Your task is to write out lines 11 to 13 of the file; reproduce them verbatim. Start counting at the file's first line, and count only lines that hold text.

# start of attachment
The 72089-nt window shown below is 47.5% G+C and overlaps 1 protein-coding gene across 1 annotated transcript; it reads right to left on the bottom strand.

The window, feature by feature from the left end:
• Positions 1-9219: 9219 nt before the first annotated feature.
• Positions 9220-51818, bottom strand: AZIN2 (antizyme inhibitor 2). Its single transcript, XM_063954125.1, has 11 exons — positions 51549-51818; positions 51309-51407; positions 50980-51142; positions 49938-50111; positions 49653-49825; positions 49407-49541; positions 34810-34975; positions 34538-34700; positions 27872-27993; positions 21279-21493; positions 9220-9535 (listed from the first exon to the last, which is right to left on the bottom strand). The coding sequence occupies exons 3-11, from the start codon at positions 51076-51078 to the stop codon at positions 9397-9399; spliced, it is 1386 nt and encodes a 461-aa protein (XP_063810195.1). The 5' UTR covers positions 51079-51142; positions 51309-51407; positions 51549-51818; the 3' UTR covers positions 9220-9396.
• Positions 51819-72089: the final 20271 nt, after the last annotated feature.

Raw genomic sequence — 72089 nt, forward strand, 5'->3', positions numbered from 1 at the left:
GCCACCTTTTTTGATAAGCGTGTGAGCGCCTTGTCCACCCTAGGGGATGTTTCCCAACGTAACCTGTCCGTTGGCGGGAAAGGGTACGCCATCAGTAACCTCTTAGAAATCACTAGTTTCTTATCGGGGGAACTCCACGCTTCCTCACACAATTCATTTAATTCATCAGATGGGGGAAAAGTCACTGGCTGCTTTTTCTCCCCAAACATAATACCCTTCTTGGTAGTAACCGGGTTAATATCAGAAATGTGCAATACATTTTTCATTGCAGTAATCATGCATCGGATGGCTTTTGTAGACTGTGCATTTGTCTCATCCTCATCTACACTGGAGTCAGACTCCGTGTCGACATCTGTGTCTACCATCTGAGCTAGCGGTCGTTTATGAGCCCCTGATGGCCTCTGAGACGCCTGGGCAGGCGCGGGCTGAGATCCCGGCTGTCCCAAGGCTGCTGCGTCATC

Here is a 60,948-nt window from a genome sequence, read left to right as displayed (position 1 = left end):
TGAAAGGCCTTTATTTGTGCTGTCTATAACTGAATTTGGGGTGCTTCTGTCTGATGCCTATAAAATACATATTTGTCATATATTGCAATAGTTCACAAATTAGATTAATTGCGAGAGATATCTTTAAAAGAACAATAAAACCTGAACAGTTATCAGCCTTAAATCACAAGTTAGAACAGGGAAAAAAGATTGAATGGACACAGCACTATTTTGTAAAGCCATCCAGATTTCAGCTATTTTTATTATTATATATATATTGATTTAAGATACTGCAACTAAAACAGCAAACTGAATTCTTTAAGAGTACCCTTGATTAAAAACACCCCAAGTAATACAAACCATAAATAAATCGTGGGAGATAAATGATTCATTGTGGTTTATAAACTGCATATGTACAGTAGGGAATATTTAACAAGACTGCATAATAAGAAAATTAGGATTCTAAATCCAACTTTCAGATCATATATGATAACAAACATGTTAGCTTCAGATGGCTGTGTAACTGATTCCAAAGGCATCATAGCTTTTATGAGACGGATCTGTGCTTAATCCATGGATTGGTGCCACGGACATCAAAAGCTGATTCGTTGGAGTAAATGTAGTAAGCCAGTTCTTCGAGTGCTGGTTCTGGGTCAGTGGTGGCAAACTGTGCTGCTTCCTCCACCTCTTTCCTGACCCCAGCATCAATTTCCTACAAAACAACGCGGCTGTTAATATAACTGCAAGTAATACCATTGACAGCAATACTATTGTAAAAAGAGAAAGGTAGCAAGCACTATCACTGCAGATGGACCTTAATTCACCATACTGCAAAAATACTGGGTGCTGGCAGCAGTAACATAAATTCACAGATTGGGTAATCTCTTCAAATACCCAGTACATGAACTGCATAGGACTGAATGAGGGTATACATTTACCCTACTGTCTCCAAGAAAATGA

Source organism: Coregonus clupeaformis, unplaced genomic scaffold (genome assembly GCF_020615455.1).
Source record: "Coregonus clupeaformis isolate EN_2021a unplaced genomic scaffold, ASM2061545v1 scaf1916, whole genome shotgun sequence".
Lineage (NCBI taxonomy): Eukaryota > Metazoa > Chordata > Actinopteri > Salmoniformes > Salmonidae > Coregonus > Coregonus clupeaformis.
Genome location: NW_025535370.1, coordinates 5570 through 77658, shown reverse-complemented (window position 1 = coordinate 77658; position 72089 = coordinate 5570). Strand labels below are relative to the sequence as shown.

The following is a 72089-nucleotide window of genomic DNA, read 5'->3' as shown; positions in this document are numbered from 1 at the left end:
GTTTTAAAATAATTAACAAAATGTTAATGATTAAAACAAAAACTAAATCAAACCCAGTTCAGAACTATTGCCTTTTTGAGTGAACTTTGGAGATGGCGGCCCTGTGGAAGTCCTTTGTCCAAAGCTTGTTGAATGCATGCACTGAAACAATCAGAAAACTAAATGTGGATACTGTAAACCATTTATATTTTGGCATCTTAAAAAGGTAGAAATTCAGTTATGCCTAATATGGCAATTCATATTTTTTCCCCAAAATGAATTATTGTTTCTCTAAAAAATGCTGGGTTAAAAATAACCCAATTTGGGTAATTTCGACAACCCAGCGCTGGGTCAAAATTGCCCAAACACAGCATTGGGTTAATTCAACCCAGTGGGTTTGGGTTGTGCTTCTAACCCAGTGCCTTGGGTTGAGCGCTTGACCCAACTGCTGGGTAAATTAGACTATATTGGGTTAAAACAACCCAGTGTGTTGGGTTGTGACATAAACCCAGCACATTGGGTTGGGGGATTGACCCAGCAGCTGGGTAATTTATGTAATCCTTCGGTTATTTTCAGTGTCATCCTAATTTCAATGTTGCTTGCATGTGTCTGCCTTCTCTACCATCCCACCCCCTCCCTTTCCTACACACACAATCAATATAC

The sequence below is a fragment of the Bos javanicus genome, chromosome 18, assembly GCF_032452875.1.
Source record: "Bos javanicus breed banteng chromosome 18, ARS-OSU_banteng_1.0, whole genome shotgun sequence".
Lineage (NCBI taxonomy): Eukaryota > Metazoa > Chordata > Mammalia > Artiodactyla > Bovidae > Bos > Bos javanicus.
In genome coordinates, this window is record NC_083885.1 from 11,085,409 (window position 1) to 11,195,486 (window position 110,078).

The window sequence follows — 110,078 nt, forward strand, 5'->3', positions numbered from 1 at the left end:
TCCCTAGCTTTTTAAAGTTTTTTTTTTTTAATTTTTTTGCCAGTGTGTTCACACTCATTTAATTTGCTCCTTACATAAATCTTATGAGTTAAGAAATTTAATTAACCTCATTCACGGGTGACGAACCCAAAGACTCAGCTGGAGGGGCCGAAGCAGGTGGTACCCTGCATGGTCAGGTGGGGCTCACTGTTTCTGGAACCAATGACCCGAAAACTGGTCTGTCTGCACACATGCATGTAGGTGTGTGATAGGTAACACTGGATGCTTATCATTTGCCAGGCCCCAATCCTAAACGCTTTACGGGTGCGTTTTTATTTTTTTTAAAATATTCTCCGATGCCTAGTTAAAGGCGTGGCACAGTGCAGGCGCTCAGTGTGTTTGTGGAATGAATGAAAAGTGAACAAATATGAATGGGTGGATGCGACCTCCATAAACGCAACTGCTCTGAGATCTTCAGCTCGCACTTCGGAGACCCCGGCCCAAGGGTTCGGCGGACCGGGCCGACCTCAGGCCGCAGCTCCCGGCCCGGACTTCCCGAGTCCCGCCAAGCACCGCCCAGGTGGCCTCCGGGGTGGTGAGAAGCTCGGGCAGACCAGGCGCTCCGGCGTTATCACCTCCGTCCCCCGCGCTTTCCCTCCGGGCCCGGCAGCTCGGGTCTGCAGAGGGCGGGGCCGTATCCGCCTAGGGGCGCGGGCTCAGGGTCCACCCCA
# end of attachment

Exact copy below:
Source record: "Coregonus clupeaformis isolate EN_2021a unplaced genomic scaffold, ASM2061545v1 scaf1916, whole genome shotgun sequence".
Lineage (NCBI taxonomy): Eukaryota > Metazoa > Chordata > Actinopteri > Salmoniformes > Salmonidae > Coregonus > Coregonus clupeaformis.
Genome location: NW_025535370.1, coordinates 5570 through 77658, shown reverse-complemented (window position 1 = coordinate 77658; position 72089 = coordinate 5570). Strand labels below are relative to the sequence as shown.